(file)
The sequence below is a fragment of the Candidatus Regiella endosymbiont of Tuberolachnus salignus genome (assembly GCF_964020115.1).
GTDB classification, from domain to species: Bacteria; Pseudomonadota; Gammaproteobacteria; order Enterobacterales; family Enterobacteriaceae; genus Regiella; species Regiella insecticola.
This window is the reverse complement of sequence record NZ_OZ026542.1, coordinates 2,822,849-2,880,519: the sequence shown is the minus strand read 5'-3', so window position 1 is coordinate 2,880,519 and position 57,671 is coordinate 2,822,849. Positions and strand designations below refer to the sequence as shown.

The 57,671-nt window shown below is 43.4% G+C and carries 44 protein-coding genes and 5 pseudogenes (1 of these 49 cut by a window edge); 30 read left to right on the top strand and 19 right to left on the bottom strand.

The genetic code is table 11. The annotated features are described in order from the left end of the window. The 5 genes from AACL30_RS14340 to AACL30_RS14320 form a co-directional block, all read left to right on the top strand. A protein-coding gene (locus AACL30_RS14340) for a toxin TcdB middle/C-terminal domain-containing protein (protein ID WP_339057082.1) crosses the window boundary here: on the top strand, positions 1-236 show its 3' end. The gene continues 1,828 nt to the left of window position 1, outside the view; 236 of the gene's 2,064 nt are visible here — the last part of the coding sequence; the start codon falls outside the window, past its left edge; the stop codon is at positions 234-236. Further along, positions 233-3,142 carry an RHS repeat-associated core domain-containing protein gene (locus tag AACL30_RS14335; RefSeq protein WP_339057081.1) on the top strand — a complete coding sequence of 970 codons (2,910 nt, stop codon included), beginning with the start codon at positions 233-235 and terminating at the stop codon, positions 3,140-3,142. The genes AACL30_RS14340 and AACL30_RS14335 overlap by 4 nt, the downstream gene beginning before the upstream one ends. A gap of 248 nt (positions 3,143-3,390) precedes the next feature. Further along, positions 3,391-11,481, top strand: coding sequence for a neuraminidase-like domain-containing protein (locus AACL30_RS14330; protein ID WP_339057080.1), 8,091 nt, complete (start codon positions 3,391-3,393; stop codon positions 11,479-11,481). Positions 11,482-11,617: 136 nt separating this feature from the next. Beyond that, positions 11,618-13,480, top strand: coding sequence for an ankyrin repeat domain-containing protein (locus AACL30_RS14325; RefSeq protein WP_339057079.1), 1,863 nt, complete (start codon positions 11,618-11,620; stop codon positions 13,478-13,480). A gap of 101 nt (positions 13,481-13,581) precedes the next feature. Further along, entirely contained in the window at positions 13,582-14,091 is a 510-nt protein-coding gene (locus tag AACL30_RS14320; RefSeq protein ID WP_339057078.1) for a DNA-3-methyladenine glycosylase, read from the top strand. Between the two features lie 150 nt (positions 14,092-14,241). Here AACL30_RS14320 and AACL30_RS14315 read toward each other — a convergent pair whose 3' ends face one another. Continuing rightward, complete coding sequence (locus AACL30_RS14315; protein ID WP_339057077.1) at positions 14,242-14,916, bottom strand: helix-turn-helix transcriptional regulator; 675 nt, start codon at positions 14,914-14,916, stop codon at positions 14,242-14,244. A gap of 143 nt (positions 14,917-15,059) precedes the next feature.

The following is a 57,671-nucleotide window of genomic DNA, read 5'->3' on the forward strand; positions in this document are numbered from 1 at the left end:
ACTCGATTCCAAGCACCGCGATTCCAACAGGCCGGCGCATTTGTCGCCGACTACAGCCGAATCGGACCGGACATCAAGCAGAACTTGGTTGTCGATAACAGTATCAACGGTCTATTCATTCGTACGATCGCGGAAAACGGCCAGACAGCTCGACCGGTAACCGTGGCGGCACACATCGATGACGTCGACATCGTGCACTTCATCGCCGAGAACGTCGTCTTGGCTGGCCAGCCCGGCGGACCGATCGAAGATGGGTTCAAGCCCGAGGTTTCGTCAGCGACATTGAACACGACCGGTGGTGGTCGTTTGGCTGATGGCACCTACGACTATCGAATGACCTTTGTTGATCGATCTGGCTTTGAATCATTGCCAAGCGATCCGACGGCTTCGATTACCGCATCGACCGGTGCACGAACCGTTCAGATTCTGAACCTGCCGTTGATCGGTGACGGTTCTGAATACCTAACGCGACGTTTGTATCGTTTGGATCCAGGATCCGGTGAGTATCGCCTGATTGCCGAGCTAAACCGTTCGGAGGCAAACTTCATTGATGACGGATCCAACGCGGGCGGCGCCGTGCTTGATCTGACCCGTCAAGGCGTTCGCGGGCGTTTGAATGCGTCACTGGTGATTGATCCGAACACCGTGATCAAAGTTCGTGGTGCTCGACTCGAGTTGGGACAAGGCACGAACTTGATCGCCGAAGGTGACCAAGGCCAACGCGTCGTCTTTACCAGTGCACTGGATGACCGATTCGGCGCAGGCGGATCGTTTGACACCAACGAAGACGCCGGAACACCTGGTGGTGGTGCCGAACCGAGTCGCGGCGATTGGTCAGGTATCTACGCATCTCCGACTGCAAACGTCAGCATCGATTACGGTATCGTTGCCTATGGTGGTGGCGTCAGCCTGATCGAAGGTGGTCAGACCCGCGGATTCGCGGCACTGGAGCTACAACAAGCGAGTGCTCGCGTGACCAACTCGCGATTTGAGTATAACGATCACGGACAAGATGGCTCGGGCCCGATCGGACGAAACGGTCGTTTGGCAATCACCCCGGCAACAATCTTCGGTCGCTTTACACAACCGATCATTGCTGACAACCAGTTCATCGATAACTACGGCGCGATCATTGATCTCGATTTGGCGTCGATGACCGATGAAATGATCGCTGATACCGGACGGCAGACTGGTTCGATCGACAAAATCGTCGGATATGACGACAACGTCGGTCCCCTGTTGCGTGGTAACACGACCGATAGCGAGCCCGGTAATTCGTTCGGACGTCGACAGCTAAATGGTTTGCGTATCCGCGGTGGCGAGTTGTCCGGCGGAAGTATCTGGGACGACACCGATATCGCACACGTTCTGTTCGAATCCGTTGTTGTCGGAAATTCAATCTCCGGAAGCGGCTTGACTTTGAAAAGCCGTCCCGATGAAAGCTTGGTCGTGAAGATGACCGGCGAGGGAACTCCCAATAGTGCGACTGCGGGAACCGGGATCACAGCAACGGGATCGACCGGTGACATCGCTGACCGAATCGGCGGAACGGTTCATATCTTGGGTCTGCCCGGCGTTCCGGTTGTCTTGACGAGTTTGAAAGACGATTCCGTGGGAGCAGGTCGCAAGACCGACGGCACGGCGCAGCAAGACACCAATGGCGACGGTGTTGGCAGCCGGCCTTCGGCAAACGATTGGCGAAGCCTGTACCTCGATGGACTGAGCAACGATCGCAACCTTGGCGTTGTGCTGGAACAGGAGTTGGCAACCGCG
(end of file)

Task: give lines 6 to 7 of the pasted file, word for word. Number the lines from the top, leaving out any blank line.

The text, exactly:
The following is a 57,671-nucleotide window of genomic DNA, read 5'->3' on the forward strand; positions in this document are numbered from 1 at the left end:
ACTCGATTCCAAGCACCGCGATTCCAACAGGCCGGCGCATTTGTCGCCGACTACAGCCGAATCGGACCGGACATCAAGCAGAACTTGGTTGTCGATAACAGTATCAACGGTCTATTCATTCGTACGATCGCGGAAAACGGCCAGACAGCTCGACCGGTAACCGTGGCGGCACACATCGATGACGTCGACATCGTGCACTTCATCGCCGAGAACGTCGTCTTGGCTGGCCAGCCCGGCGGACCGATCGAAGATGGGTTCAAGCCCGAGGTTTCGTCAGCGACATTGAACACGACCGGTGGTGGTCGTTTGGCTGATGGCACCTACGACTATCGAATGACCTTTGTTGATCGATCTGGCTTTGAATCATTGCCAAGCGATCCGACGGCTTCGATTACCGCATCGACCGGTGCACGAACCGTTCAGATTCTGAACCTGCCGTTGATCGGTGACGGTTCTGAATACCTAACGCGACGTTTGTATCGTTTGGATCCAGGATCCGGTGAGTATCGCCTGATTGCCGAGCTAAACCGTTCGGAGGCAAACTTCATTGATGACGGATCCAACGCGGGCGGCGCCGTGCTTGATCTGACCCGTCAAGGCGTTCGCGGGCGTTTGAATGCGTCACTGGTGATTGATCCGAACACCGTGATCAAAGTTCGTGGTGCTCGACTCGAGTTGGGACAAGGCACGAACTTGATCGCCGAAGGTGACCAAGGCCAACGCGTCGTCTTTACCAGTGCACTGGATGACCGATTCGGCGCAGGCGGATCGTTTGACACCAACGAAGACGCCGGAACACCTGGTGGTGGTGCCGAACCGAGTCGCGGCGATTGGTCAGGTATCTACGCATCTCCGACTGCAAACGTCAGCATCGATTACGGTATCGTTGCCTATGGTGGTGGCGTCAGCCTGATCGAAGGTGGTCAGACCCGCGGATTCGCGGCACTGGAGCTACAACAAGCGAGTGCTCGCGTGACCAACTCGCGATTTGAGTATAACGATCACGGACAAGATGGCTCGGGCCCGATCGGACGAAACGGTCGTTTGGCAATCACCCCGGCAACAATCTTCGGTCGCTTTACACAACCGATCATTGCTGACAACCAGTTCATCGATAACTACGGCGCGATCATTGATCTCGATTTGGCGTCGATGACCGATGAAATGATCGCTGATACCGGACGGCAGACTGGTTCGATCGACAAAATCGTCGGATATGACGACAACGTCGGTCCCCTGTTGCGTGGTAACACGACCGATAGCGAGCCCGGTAATTCGTTCGGACGTCGACAGCTAAATGGTTTGCGTATCCGCGGTGGCGAGTTGTCCGGCGGAAGTATCTGGGACGACACCGATATCGCACACGTTCTGTTCGAATCCGTTGTTGTCGGAAATTCAATCTCCGGAAGCGGCTTGACTTTGAAAAGCCGTCCCGATGAAAGCTTGGTCGTGAAGATGACCGGCGAGGGAACTCCCAATAGTGCGACTGCGGGAACCGGGATCACAGCAACGGGATCGACCGGTGACATCGCTGACCGAATCGGCGGAACGGTTCATATCTTGGGTCTGCCCGGCGTTCCGGTTGTCTTGACGAGTTTGAAAGACGATTCCGTGGGAGCAGGTCGCAAGACCGACGGCACGGCGCAGCAAGACACCAATGGCGACGGTGTTGGCAGCCGGCCTTCGGCAAACGATTGGCGAAGCCTGTACCTCGATGGACTGAGCAACGATCGCAACCTTGGCGTTGTGCTGGAACAGGAGTTGGCAACCGCG